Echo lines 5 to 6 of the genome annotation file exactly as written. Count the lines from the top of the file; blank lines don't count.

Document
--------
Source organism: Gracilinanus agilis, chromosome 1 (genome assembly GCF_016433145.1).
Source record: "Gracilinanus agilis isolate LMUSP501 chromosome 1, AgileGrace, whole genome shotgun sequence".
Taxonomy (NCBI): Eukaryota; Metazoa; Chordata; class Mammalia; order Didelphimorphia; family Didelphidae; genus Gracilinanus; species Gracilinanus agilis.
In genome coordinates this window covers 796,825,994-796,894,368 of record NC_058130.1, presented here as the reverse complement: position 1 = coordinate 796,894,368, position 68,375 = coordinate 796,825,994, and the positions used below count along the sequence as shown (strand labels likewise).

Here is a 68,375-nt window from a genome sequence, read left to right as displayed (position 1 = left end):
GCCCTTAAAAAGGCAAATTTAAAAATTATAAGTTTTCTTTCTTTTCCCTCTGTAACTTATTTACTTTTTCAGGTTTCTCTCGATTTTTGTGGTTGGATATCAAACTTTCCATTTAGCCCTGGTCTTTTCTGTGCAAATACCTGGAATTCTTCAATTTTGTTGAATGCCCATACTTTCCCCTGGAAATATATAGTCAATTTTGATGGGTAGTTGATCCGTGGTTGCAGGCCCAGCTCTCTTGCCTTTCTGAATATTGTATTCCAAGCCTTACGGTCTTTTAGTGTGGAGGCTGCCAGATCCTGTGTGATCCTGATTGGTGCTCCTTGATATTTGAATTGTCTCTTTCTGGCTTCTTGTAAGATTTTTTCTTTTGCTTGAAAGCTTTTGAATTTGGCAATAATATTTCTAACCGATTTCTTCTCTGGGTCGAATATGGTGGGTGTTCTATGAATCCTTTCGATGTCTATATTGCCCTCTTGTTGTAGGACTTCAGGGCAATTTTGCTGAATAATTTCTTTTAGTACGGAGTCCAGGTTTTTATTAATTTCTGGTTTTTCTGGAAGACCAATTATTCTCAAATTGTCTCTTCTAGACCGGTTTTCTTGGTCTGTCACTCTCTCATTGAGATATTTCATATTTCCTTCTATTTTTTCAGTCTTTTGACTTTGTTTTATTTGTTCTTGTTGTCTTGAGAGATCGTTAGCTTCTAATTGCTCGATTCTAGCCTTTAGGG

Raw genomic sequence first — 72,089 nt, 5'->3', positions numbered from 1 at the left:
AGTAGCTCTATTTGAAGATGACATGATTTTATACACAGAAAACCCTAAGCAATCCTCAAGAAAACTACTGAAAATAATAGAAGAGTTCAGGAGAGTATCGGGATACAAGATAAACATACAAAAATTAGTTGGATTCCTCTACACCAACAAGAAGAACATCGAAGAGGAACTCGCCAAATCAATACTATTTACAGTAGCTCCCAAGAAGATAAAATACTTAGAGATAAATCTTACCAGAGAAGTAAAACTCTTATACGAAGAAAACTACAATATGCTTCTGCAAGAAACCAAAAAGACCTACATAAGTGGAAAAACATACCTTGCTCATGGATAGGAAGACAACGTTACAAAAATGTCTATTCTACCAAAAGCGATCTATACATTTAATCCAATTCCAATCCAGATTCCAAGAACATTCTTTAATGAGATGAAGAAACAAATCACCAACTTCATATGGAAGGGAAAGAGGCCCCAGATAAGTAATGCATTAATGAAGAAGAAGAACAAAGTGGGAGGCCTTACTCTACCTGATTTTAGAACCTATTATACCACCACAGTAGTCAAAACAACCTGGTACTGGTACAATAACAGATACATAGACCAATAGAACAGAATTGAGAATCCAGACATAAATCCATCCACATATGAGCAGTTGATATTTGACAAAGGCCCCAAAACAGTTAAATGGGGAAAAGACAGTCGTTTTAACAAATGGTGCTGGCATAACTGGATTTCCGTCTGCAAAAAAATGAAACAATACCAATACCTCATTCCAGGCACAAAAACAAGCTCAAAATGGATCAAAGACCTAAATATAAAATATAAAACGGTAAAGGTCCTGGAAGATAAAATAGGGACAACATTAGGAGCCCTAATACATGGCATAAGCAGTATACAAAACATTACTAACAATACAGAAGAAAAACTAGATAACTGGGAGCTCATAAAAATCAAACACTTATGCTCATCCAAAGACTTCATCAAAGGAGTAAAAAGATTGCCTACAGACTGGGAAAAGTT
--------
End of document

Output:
Here is a 68,375-nt window from a genome sequence, read left to right as displayed (position 1 = left end):
GCCCTTAAAAAGGCAAATTTAAAAATTATAAGTTTTCTTTCTTTTCCCTCTGTAACTTATTTACTTTTTCAGGTTTCTCTCGATTTTTGTGGTTGGATATCAAACTTTCCATTTAGCCCTGGTCTTTTCTGTGCAAATACCTGGAATTCTTCAATTTTGTTGAATGCCCATACTTTCCCCTGGAAATATATAGTCAATTTTGATGGGTAGTTGATCCGTGGTTGCAGGCCCAGCTCTCTTGCCTTTCTGAATATTGTATTCCAAGCCTTACGGTCTTTTAGTGTGGAGGCTGCCAGATCCTGTGTGATCCTGATTGGTGCTCCTTGATATTTGAATTGTCTCTTTCTGGCTTCTTGTAAGATTTTTTCTTTTGCTTGAAAGCTTTTGAATTTGGCAATAATATTTCTAACCGATTTCTTCTCTGGGTCGAATATGGTGGGTGTTCTATGAATCCTTTCGATGTCTATATTGCCCTCTTGTTGTAGGACTTCAGGGCAATTTTGCTGAATAATTTCTTTTAGTACGGAGTCCAGGTTTTTATTAATTTCTGGTTTTTCTGGAAGACCAATTATTCTCAAATTGTCTCTTCTAGACCGGTTTTCTTGGTCTGTCACTCTCTCATTGAGATATTTCATATTTCCTTCTATTTTTTCAGTCTTTTGACTTTGTTTTATTTGTTCTTGTTGTCTTGAGAGATCGTTAGCTTCTAATTGCTCGATTCTAGCCTTTAGGG